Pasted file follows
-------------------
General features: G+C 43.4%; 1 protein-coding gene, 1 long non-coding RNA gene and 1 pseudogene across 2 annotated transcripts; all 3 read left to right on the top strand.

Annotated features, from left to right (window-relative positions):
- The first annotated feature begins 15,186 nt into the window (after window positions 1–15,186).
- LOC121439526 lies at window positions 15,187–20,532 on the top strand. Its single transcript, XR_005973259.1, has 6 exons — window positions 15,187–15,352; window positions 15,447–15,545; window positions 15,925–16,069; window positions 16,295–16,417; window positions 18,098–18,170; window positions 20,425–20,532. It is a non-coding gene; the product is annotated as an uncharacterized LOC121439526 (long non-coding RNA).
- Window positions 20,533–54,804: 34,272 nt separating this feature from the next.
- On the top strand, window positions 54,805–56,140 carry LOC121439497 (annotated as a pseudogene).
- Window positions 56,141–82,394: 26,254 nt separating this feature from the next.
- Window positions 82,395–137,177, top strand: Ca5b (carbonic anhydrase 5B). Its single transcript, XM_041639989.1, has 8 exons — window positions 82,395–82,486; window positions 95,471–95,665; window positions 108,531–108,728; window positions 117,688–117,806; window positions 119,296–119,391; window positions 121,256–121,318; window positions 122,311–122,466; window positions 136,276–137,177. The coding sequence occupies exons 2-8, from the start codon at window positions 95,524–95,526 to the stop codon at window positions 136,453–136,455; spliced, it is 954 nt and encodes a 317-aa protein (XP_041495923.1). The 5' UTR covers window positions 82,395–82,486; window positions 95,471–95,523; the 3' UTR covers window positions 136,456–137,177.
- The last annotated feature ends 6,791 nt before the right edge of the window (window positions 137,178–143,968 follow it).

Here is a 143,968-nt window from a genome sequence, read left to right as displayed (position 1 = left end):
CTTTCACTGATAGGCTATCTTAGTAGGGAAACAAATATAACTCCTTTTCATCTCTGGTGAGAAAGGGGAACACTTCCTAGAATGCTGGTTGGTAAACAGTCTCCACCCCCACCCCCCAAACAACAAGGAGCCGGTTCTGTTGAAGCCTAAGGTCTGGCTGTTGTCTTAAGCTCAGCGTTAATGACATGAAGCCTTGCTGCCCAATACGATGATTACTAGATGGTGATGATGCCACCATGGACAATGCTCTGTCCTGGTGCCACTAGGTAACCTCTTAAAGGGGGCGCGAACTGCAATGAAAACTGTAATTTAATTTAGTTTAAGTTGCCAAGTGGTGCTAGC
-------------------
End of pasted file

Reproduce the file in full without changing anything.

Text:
General features: G+C 43.4%; 1 protein-coding gene, 1 long non-coding RNA gene and 1 pseudogene across 2 annotated transcripts; all 3 read left to right on the top strand.

Annotated features, from left to right (window-relative positions):
- The first annotated feature begins 15,186 nt into the window (after window positions 1–15,186).
- LOC121439526 lies at window positions 15,187–20,532 on the top strand. Its single transcript, XR_005973259.1, has 6 exons — window positions 15,187–15,352; window positions 15,447–15,545; window positions 15,925–16,069; window positions 16,295–16,417; window positions 18,098–18,170; window positions 20,425–20,532. It is a non-coding gene; the product is annotated as an uncharacterized LOC121439526 (long non-coding RNA).
- Window positions 20,533–54,804: 34,272 nt separating this feature from the next.
- On the top strand, window positions 54,805–56,140 carry LOC121439497 (annotated as a pseudogene).
- Window positions 56,141–82,394: 26,254 nt separating this feature from the next.
- Window positions 82,395–137,177, top strand: Ca5b (carbonic anhydrase 5B). Its single transcript, XM_041639989.1, has 8 exons — window positions 82,395–82,486; window positions 95,471–95,665; window positions 108,531–108,728; window positions 117,688–117,806; window positions 119,296–119,391; window positions 121,256–121,318; window positions 122,311–122,466; window positions 136,276–137,177. The coding sequence occupies exons 2-8, from the start codon at window positions 95,524–95,526 to the stop codon at window positions 136,453–136,455; spliced, it is 954 nt and encodes a 317-aa protein (XP_041495923.1). The 5' UTR covers window positions 82,395–82,486; window positions 95,471–95,523; the 3' UTR covers window positions 136,456–137,177.
- The last annotated feature ends 6,791 nt before the right edge of the window (window positions 137,178–143,968 follow it).

Here is a 143,968-nt window from a genome sequence, read left to right as displayed (position 1 = left end):
CTTTCACTGATAGGCTATCTTAGTAGGGAAACAAATATAACTCCTTTTCATCTCTGGTGAGAAAGGGGAACACTTCCTAGAATGCTGGTTGGTAAACAGTCTCCACCCCCACCCCCCAAACAACAAGGAGCCGGTTCTGTTGAAGCCTAAGGTCTGGCTGTTGTCTTAAGCTCAGCGTTAATGACATGAAGCCTTGCTGCCCAATACGATGATTACTAGATGGTGATGATGCCACCATGGACAATGCTCTGTCCTGGTGCCACTAGGTAACCTCTTAAAGGGGGCGCGAACTGCAATGAAAACTGTAATTTAATTTAGTTTAAGTTGCCAAGTGGTGCTAGC